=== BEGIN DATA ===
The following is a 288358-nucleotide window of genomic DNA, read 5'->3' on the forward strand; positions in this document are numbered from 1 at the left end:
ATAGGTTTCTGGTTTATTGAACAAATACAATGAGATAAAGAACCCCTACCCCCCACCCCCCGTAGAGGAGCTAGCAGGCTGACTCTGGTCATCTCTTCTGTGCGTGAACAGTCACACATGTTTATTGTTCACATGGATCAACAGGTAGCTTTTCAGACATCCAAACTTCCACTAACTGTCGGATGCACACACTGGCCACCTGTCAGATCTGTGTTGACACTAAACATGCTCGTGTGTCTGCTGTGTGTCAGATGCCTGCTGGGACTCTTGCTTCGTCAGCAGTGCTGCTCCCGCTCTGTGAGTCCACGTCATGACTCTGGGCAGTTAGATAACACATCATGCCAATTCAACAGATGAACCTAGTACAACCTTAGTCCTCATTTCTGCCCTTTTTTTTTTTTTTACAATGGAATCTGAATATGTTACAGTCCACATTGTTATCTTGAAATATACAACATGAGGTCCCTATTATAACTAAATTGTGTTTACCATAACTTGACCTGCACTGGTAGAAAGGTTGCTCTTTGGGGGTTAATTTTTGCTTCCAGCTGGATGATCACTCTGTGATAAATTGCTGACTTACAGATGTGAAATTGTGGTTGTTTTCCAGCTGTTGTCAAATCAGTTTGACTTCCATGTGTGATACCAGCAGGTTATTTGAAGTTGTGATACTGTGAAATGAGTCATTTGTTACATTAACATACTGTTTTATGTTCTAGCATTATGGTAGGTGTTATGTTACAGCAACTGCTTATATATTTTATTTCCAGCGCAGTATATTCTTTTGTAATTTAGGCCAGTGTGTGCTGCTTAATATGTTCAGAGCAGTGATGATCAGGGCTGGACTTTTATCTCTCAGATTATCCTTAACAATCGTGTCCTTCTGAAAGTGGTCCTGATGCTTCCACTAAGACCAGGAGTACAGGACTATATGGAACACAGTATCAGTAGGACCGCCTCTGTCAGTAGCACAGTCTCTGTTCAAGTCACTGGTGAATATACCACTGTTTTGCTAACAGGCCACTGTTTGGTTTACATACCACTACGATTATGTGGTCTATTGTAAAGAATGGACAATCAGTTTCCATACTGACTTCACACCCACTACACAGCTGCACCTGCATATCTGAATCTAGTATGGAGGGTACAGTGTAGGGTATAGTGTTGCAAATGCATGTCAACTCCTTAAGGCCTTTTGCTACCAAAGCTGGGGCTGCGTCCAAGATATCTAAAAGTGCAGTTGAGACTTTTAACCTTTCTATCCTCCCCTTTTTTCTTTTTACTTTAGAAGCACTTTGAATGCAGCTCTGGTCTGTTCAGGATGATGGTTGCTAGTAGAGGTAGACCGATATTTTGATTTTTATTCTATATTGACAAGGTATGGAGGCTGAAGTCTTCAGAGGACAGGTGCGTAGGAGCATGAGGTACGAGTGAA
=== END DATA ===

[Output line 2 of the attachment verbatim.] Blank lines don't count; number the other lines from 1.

ATAGGTTTCTGGTTTATTGAACAAATACAATGAGATAAAGAACCCCTACCCCCCACCCCCCGTAGAGGAGCTAGCAGGCTGACTCTGGTCATCTCTTCTGTGCGTGAACAGTCACACATGTTTATTGTTCACATGGATCAACAGGTAGCTTTTCAGACATCCAAACTTCCACTAACTGTCGGATGCACACACTGGCCACCTGTCAGATCTGTGTTGACACTAAACATGCTCGTGTGTCTGCTGTGTGTCAGATGCCTGCTGGGACTCTTGCTTCGTCAGCAGTGCTGCTCCCGCTCTGTGAGTCCACGTCATGACTCTGGGCAGTTAGATAACACATCATGCCAATTCAACAGATGAACCTAGTACAACCTTAGTCCTCATTTCTGCCCTTTTTTTTTTTTTTACAATGGAATCTGAATATGTTACAGTCCACATTGTTATCTTGAAATATACAACATGAGGTCCCTATTATAACTAAATTGTGTTTACCATAACTTGACCTGCACTGGTAGAAAGGTTGCTCTTTGGGGGTTAATTTTTGCTTCCAGCTGGATGATCACTCTGTGATAAATTGCTGACTTACAGATGTGAAATTGTGGTTGTTTTCCAGCTGTTGTCAAATCAGTTTGACTTCCATGTGTGATACCAGCAGGTTATTTGAAGTTGTGATACTGTGAAATGAGTCATTTGTTACATTAACATACTGTTTTATGTTCTAGCATTATGGTAGGTGTTATGTTACAGCAACTGCTTATATATTTTATTTCCAGCGCAGTATATTCTTTTGTAATTTAGGCCAGTGTGTGCTGCTTAATATGTTCAGAGCAGTGATGATCAGGGCTGGACTTTTATCTCTCAGATTATCCTTAACAATCGTGTCCTTCTGAAAGTGGTCCTGATGCTTCCACTAAGACCAGGAGTACAGGACTATATGGAACACAGTATCAGTAGGACCGCCTCTGTCAGTAGCACAGTCTCTGTTCAAGTCACTGGTGAATATACCACTGTTTTGCTAACAGGCCACTGTTTGGTTTACATACCACTACGATTATGTGGTCTATTGTAAAGAATGGACAATCAGTTTCCATACTGACTTCACACCCACTACACAGCTGCACCTGCATATCTGAATCTAGTATGGAGGGTACAGTGTAGGGTATAGTGTTGCAAATGCATGTCAACTCCTTAAGGCCTTTTGCTACCAAAGCTGGGGCTGCGTCCAAGATATCTAAAAGTGCAGTTGAGACTTTTAACCTTTCTATCCTCCCCTTTTTTCTTTTTACTTTAGAAGCACTTTGAATGCAGCTCTGGTCTGTTCAGGATGATGGTTGCTAGTAGAGGTAGACCGATATTTTGATTTTTATTCTATATTGACAAGGTATGGAGGCTGAAGTCTTCAGAGGACAGGTGCGTAGGAGCATGAGGTACGAGTGAA